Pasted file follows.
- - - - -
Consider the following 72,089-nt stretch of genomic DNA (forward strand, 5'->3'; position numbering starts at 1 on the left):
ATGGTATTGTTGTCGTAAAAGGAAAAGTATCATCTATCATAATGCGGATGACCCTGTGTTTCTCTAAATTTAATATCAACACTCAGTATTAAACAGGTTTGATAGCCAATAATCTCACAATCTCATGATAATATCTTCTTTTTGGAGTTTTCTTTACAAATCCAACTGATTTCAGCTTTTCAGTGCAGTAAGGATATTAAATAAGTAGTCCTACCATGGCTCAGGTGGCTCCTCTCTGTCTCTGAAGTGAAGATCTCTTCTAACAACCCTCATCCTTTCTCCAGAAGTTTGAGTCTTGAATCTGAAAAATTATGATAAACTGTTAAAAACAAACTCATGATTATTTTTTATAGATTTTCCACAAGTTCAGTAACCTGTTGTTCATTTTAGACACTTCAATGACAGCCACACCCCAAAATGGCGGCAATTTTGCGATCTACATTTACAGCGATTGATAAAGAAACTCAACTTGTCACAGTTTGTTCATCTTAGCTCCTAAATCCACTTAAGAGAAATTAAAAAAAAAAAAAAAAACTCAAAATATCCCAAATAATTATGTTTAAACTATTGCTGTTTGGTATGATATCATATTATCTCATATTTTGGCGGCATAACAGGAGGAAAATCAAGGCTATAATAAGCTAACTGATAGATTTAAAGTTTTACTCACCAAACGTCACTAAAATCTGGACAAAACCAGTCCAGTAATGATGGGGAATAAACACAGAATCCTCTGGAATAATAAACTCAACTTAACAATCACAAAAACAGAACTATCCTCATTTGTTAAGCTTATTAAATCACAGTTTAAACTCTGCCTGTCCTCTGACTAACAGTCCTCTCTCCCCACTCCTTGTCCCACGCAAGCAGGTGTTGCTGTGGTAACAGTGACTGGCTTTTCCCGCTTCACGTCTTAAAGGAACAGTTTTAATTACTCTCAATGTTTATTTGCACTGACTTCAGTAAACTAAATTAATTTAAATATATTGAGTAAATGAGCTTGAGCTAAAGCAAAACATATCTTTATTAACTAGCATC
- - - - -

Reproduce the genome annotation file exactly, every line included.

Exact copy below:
Consider the following 72,089-nt stretch of genomic DNA (forward strand, 5'->3'; position numbering starts at 1 on the left):
ATGGTATTGTTGTCGTAAAAGGAAAAGTATCATCTATCATAATGCGGATGACCCTGTGTTTCTCTAAATTTAATATCAACACTCAGTATTAAACAGGTTTGATAGCCAATAATCTCACAATCTCATGATAATATCTTCTTTTTGGAGTTTTCTTTACAAATCCAACTGATTTCAGCTTTTCAGTGCAGTAAGGATATTAAATAAGTAGTCCTACCATGGCTCAGGTGGCTCCTCTCTGTCTCTGAAGTGAAGATCTCTTCTAACAACCCTCATCCTTTCTCCAGAAGTTTGAGTCTTGAATCTGAAAAATTATGATAAACTGTTAAAAACAAACTCATGATTATTTTTTATAGATTTTCCACAAGTTCAGTAACCTGTTGTTCATTTTAGACACTTCAATGACAGCCACACCCCAAAATGGCGGCAATTTTGCGATCTACATTTACAGCGATTGATAAAGAAACTCAACTTGTCACAGTTTGTTCATCTTAGCTCCTAAATCCACTTAAGAGAAATTAAAAAAAAAAAAAAAAACTCAAAATATCCCAAATAATTATGTTTAAACTATTGCTGTTTGGTATGATATCATATTATCTCATATTTTGGCGGCATAACAGGAGGAAAATCAAGGCTATAATAAGCTAACTGATAGATTTAAAGTTTTACTCACCAAACGTCACTAAAATCTGGACAAAACCAGTCCAGTAATGATGGGGAATAAACACAGAATCCTCTGGAATAATAAACTCAACTTAACAATCACAAAAACAGAACTATCCTCATTTGTTAAGCTTATTAAATCACAGTTTAAACTCTGCCTGTCCTCTGACTAACAGTCCTCTCTCCCCACTCCTTGTCCCACGCAAGCAGGTGTTGCTGTGGTAACAGTGACTGGCTTTTCCCGCTTCACGTCTTAAAGGAACAGTTTTAATTACTCTCAATGTTTATTTGCACTGACTTCAGTAAACTAAATTAATTTAAATATATTGAGTAAATGAGCTTGAGCTAAAGCAAAACATATCTTTATTAACTAGCATC